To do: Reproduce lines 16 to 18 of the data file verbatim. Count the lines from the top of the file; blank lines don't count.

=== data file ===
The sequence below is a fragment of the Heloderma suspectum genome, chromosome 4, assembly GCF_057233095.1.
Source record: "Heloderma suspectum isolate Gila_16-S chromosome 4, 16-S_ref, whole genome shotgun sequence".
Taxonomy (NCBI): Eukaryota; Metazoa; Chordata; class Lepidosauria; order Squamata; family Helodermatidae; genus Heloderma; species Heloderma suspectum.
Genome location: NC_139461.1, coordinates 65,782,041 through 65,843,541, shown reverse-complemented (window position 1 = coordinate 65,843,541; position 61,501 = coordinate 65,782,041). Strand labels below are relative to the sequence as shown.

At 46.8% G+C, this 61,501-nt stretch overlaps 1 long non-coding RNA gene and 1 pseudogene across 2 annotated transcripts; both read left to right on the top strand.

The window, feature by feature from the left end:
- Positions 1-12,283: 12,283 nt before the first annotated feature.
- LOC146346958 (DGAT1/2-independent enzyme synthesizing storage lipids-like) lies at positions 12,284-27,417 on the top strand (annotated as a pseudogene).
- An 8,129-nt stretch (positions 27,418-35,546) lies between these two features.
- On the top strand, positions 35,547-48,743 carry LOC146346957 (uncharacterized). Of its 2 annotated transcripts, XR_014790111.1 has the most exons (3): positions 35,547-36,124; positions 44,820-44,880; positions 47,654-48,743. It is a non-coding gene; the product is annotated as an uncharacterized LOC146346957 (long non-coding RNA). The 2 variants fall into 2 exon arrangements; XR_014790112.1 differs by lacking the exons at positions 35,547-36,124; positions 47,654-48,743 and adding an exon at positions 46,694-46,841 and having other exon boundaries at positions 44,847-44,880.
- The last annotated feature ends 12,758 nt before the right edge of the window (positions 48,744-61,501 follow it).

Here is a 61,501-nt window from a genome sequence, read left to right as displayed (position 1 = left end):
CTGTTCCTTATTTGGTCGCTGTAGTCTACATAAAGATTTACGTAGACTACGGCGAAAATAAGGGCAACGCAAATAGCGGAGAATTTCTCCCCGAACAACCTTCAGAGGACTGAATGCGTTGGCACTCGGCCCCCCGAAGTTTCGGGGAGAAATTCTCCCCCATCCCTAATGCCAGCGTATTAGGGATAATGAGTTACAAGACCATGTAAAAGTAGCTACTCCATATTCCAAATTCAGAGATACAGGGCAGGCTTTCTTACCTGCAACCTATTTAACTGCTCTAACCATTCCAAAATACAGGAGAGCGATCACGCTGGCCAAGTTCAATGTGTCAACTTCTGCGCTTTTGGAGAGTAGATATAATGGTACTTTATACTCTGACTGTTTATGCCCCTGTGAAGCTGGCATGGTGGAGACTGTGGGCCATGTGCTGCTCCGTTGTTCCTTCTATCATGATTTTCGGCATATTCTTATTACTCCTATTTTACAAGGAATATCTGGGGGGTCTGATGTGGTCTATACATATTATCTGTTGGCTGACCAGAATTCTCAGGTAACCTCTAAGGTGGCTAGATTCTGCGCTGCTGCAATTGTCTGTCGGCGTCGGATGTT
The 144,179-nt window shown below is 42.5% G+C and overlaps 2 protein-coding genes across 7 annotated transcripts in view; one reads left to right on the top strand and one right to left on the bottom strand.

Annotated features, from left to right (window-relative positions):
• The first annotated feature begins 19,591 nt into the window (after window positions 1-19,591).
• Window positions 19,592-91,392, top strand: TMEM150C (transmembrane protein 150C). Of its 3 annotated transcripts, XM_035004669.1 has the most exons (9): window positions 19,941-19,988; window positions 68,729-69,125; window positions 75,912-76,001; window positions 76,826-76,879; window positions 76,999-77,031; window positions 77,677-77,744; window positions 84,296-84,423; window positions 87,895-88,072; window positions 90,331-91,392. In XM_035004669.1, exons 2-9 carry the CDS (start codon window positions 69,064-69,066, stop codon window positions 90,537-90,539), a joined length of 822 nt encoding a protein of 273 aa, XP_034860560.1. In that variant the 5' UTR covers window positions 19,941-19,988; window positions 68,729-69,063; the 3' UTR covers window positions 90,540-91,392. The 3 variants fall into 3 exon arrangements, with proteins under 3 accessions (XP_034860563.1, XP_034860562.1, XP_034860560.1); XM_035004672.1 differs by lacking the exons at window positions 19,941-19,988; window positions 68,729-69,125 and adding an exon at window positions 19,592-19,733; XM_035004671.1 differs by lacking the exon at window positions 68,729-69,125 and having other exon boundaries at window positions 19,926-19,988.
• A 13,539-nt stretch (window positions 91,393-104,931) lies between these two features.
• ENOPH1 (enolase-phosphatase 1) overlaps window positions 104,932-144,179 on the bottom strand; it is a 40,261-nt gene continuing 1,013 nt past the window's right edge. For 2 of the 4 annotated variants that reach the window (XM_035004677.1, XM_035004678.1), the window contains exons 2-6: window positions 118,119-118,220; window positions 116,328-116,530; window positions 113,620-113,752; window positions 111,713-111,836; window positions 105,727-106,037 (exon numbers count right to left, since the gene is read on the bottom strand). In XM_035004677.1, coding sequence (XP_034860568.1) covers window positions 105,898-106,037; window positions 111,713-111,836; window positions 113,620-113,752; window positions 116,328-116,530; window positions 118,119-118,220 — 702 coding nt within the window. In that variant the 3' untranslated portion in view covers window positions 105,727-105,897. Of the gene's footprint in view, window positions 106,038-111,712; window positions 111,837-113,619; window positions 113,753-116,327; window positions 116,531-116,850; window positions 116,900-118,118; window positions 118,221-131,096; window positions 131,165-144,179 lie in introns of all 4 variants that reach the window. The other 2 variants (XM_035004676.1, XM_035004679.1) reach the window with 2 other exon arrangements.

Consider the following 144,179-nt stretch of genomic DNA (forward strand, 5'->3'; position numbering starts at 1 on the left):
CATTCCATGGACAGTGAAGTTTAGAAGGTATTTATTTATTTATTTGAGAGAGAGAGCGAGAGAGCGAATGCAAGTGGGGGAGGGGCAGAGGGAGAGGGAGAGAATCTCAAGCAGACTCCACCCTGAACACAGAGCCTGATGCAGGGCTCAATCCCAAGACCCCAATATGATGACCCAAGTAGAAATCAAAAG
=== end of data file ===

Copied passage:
• The first annotated feature begins 19,591 nt into the window (after window positions 1-19,591).
• Window positions 19,592-91,392, top strand: TMEM150C (transmembrane protein 150C). Of its 3 annotated transcripts, XM_035004669.1 has the most exons (9): window positions 19,941-19,988; window positions 68,729-69,125; window positions 75,912-76,001; window positions 76,826-76,879; window positions 76,999-77,031; window positions 77,677-77,744; window positions 84,296-84,423; window positions 87,895-88,072; window positions 90,331-91,392. In XM_035004669.1, exons 2-9 carry the CDS (start codon window positions 69,064-69,066, stop codon window positions 90,537-90,539), a joined length of 822 nt encoding a protein of 273 aa, XP_034860560.1. In that variant the 5' UTR covers window positions 19,941-19,988; window positions 68,729-69,063; the 3' UTR covers window positions 90,540-91,392. The 3 variants fall into 3 exon arrangements, with proteins under 3 accessions (XP_034860563.1, XP_034860562.1, XP_034860560.1); XM_035004672.1 differs by lacking the exons at window positions 19,941-19,988; window positions 68,729-69,125 and adding an exon at window positions 19,592-19,733; XM_035004671.1 differs by lacking the exon at window positions 68,729-69,125 and having other exon boundaries at window positions 19,926-19,988.
• A 13,539-nt stretch (window positions 91,393-104,931) lies between these two features.